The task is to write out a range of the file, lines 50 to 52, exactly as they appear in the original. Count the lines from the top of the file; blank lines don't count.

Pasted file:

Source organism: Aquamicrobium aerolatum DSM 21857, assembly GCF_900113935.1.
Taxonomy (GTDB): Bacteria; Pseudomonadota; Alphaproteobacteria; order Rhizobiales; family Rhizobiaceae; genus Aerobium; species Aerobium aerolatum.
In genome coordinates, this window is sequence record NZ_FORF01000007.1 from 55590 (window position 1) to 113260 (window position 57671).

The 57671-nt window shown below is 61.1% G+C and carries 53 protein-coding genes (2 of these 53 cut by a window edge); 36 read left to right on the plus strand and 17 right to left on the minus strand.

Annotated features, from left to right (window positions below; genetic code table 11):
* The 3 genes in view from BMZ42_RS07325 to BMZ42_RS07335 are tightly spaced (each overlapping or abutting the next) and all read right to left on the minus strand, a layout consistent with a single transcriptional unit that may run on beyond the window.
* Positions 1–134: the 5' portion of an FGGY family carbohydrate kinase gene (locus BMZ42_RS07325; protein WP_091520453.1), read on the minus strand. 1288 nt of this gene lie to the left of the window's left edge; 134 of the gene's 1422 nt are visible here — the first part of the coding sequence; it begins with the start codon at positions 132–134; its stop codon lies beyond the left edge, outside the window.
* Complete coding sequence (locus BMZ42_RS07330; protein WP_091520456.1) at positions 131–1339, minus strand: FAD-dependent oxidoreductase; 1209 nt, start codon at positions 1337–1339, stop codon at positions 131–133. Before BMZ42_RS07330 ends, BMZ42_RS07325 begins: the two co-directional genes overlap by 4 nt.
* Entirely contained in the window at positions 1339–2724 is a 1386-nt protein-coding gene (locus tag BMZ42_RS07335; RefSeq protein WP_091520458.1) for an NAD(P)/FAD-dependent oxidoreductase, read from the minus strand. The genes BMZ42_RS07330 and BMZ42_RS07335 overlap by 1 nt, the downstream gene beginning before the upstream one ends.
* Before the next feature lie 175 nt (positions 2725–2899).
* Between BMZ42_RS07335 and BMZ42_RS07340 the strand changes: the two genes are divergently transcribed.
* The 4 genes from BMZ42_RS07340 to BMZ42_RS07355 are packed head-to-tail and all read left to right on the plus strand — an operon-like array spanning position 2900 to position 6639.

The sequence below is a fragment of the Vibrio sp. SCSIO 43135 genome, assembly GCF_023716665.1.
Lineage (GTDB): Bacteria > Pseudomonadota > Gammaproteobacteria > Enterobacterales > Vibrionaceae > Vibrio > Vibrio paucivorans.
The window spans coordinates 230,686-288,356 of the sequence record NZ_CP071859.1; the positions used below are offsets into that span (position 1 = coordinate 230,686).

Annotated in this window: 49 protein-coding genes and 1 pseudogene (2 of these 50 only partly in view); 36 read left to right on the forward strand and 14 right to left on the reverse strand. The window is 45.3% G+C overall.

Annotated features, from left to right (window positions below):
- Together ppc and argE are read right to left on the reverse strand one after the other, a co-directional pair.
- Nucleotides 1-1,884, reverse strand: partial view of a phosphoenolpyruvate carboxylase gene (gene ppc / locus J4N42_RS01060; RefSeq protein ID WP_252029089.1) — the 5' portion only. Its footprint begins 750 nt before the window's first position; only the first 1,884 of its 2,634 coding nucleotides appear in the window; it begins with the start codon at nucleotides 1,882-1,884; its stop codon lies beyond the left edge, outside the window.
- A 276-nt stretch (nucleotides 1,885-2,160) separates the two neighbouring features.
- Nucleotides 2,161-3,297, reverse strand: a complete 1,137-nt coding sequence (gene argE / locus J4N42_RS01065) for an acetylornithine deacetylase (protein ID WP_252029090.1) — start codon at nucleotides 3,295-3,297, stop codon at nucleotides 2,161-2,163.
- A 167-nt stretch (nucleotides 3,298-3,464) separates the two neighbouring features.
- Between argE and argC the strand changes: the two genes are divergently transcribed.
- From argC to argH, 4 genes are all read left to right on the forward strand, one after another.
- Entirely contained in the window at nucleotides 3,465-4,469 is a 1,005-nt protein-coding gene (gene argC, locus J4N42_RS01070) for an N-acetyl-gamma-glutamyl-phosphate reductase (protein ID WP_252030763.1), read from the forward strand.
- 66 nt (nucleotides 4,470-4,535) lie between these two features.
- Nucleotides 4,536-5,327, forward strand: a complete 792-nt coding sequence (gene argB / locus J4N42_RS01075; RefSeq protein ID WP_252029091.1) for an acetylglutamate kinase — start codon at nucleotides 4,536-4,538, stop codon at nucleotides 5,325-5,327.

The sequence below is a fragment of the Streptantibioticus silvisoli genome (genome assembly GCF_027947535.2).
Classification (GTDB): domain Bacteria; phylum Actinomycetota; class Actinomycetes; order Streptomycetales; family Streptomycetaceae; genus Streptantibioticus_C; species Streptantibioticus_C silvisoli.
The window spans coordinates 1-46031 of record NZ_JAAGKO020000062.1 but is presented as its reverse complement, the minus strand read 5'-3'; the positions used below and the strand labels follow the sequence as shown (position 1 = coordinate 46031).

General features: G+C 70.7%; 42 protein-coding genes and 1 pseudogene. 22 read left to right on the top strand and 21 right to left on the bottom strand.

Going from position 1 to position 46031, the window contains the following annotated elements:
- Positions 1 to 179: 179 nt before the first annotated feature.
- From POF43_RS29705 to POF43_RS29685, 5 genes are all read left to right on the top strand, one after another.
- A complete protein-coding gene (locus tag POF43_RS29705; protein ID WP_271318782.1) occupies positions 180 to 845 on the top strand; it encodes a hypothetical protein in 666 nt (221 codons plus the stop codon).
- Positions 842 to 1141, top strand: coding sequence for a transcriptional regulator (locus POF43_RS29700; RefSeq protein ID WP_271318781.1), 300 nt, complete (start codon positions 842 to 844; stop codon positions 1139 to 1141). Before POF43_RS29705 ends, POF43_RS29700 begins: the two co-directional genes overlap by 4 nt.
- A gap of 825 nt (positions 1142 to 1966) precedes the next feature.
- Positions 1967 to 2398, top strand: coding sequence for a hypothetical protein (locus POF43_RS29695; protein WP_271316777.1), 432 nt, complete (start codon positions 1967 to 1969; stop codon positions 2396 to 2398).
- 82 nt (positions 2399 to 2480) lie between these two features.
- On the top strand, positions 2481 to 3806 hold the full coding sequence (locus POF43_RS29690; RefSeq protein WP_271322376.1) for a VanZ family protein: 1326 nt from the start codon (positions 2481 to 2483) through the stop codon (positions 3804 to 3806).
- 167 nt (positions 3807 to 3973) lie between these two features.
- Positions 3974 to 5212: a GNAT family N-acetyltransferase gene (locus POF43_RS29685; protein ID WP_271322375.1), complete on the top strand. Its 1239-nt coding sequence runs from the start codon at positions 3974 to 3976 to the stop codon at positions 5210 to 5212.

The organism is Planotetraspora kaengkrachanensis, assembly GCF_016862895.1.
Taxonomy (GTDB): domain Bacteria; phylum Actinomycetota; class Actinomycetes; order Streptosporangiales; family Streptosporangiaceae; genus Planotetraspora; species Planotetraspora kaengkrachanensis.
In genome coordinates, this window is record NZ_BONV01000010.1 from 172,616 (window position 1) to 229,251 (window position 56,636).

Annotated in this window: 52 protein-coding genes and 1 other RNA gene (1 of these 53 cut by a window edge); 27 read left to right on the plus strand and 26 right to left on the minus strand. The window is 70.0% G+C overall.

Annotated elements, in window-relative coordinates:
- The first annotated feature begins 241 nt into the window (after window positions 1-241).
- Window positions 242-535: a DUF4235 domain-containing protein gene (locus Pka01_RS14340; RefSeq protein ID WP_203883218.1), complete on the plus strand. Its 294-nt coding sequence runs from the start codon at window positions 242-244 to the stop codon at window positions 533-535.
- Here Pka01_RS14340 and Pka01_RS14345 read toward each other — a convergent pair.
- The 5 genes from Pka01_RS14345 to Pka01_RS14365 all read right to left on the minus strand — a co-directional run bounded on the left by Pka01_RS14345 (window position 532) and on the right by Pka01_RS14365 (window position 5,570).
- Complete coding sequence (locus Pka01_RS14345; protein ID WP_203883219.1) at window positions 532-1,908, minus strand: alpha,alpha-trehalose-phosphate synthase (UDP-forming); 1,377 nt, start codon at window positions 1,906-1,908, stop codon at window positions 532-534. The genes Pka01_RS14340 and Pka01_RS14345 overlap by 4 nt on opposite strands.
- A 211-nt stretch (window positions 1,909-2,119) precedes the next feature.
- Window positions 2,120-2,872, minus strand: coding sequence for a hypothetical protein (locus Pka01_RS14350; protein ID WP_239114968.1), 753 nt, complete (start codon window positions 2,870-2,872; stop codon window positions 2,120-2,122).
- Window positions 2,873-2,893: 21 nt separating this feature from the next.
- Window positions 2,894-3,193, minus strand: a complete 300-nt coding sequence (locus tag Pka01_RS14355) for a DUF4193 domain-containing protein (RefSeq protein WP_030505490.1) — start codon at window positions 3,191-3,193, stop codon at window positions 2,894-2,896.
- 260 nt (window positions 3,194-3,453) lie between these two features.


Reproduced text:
- Here Pka01_RS14340 and Pka01_RS14345 read toward each other — a convergent pair.
- The 5 genes from Pka01_RS14345 to Pka01_RS14365 all read right to left on the minus strand — a co-directional run bounded on the left by Pka01_RS14345 (window position 532) and on the right by Pka01_RS14365 (window position 5,570).
- Complete coding sequence (locus Pka01_RS14345; protein ID WP_203883219.1) at window positions 532-1,908, minus strand: alpha,alpha-trehalose-phosphate synthase (UDP-forming); 1,377 nt, start codon at window positions 1,906-1,908, stop codon at window positions 532-534. The genes Pka01_RS14340 and Pka01_RS14345 overlap by 4 nt on opposite strands.